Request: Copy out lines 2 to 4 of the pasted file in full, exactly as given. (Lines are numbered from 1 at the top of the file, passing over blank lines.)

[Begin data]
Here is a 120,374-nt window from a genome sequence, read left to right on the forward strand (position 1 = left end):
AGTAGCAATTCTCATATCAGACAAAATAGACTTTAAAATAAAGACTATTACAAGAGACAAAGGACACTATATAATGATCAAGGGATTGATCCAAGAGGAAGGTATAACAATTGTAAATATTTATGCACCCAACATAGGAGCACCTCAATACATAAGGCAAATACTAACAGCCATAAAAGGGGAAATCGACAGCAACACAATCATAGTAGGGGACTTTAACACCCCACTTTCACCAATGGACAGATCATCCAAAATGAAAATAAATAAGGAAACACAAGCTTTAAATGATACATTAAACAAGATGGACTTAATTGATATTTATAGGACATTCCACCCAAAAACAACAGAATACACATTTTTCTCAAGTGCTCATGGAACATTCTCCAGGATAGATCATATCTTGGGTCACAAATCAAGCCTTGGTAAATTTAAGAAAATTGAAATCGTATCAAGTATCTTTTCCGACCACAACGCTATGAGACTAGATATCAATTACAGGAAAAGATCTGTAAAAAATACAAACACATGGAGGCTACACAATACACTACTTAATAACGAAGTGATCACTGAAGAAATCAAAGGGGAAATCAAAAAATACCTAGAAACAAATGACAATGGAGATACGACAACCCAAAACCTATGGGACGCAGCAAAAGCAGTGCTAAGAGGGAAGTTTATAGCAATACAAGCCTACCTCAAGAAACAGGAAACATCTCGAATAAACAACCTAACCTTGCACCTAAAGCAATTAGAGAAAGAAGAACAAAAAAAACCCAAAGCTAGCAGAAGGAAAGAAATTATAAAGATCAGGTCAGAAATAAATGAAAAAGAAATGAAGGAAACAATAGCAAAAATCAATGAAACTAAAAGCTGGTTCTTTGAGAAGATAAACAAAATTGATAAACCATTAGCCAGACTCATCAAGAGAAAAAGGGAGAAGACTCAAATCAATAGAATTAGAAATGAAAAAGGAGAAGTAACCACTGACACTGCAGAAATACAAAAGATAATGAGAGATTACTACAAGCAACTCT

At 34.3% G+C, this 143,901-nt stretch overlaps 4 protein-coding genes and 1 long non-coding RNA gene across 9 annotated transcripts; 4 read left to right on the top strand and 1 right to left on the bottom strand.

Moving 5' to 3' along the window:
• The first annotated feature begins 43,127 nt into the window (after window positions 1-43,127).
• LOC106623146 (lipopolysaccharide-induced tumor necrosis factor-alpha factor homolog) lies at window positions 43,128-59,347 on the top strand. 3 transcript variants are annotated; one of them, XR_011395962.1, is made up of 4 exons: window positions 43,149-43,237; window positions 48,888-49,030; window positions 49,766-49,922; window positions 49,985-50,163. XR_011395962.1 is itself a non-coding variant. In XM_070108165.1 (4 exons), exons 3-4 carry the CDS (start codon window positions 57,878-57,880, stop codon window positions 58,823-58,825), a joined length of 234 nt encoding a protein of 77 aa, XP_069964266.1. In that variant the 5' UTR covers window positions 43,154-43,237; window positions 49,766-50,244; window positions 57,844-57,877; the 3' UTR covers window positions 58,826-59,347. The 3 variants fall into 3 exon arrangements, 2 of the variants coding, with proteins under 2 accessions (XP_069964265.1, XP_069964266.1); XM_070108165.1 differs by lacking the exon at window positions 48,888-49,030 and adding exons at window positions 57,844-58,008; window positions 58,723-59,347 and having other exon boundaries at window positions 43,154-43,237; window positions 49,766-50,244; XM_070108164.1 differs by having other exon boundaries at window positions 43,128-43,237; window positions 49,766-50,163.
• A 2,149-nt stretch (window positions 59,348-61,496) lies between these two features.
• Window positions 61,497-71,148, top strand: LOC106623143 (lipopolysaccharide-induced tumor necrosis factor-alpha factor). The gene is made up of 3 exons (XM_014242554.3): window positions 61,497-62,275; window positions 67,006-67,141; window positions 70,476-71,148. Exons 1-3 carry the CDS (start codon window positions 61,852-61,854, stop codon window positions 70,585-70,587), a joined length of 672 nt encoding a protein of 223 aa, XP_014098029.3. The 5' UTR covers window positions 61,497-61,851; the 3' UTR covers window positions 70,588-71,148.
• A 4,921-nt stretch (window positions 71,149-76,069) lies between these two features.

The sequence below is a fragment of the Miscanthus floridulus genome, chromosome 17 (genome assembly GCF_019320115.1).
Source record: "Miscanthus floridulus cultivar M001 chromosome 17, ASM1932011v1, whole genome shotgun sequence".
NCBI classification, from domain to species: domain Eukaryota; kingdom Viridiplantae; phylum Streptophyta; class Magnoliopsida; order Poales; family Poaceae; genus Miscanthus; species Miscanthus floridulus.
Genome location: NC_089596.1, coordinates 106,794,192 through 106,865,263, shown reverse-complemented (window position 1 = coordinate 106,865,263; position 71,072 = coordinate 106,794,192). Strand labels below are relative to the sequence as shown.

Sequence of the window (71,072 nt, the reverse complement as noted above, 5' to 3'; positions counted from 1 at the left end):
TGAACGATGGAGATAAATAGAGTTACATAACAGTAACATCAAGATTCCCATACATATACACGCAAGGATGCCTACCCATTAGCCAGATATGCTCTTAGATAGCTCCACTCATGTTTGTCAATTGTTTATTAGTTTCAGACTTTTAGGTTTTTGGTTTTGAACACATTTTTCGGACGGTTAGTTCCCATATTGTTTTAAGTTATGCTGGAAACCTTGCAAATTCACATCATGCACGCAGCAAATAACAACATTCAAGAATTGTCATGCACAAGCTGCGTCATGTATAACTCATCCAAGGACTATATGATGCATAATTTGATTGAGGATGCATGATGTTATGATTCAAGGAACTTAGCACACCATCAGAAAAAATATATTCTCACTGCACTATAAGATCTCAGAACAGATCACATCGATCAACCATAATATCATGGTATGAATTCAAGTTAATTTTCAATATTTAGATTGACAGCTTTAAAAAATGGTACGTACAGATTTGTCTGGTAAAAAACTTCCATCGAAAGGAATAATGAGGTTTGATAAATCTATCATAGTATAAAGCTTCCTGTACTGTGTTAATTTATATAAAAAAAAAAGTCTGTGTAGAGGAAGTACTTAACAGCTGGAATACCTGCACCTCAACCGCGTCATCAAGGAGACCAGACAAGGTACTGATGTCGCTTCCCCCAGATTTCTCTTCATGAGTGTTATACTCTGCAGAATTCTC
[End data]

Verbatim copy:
AGTAGCAATTCTCATATCAGACAAAATAGACTTTAAAATAAAGACTATTACAAGAGACAAAGGACACTATATAATGATCAAGGGATTGATCCAAGAGGAAGGTATAACAATTGTAAATATTTATGCACCCAACATAGGAGCACCTCAATACATAAGGCAAATACTAACAGCCATAAAAGGGGAAATCGACAGCAACACAATCATAGTAGGGGACTTTAACACCCCACTTTCACCAATGGACAGATCATCCAAAATGAAAATAAATAAGGAAACACAAGCTTTAAATGATACATTAAACAAGATGGACTTAATTGATATTTATAGGACATTCCACCCAAAAACAACAGAATACACATTTTTCTCAAGTGCTCATGGAACATTCTCCAGGATAGATCATATCTTGGGTCACAAATCAAGCCTTGGTAAATTTAAGAAAATTGAAATCGTATCAAGTATCTTTTCCGACCACAACGCTATGAGACTAGATATCAATTACAGGAAAAGATCTGTAAAAAATACAAACACATGGAGGCTACACAATACACTACTTAATAACGAAGTGATCACTGAAGAAATCAAAGGGGAAATCAAAAAATACCTAGAAACAAATGACAATGGAGATACGACAACCCAAAACCTATGGGACGCAGCAAAAGCAGTGCTAAGAGGGAAGTTTATAGCAATACAAGCCTACCTCAAGAAACAGGAAACATCTCGAATAAACAACCTAACCTTGCACCTAAAGCAATTAGAGAAAGAAGAACAAAAAAAACCCAAAGCTAGCAGAAGGAAAGAAATTATAAAGATCAGGTCAGAAATAAATGAAAAAGAAATGAAGGAAACAATAGCAAAAATCAATGAAACTAAAAGCTGGTTCTTTGAGAAGATAAACAAAATTGATAAACCATTAGCCAGACTCATCAAGAGAAAAAGGGAGAAGACTCAAATCAATAGAATTAGAAATGAAAAAGGAGAAGTAACCACTGACACTGCAGAAATACAAAAGATAATGAGAGATTACTACAAGCAACTCT

At 34.3% G+C, this 143,901-nt stretch overlaps 4 protein-coding genes and 1 long non-coding RNA gene across 9 annotated transcripts; 4 read left to right on the top strand and 1 right to left on the bottom strand.

Moving 5' to 3' along the window: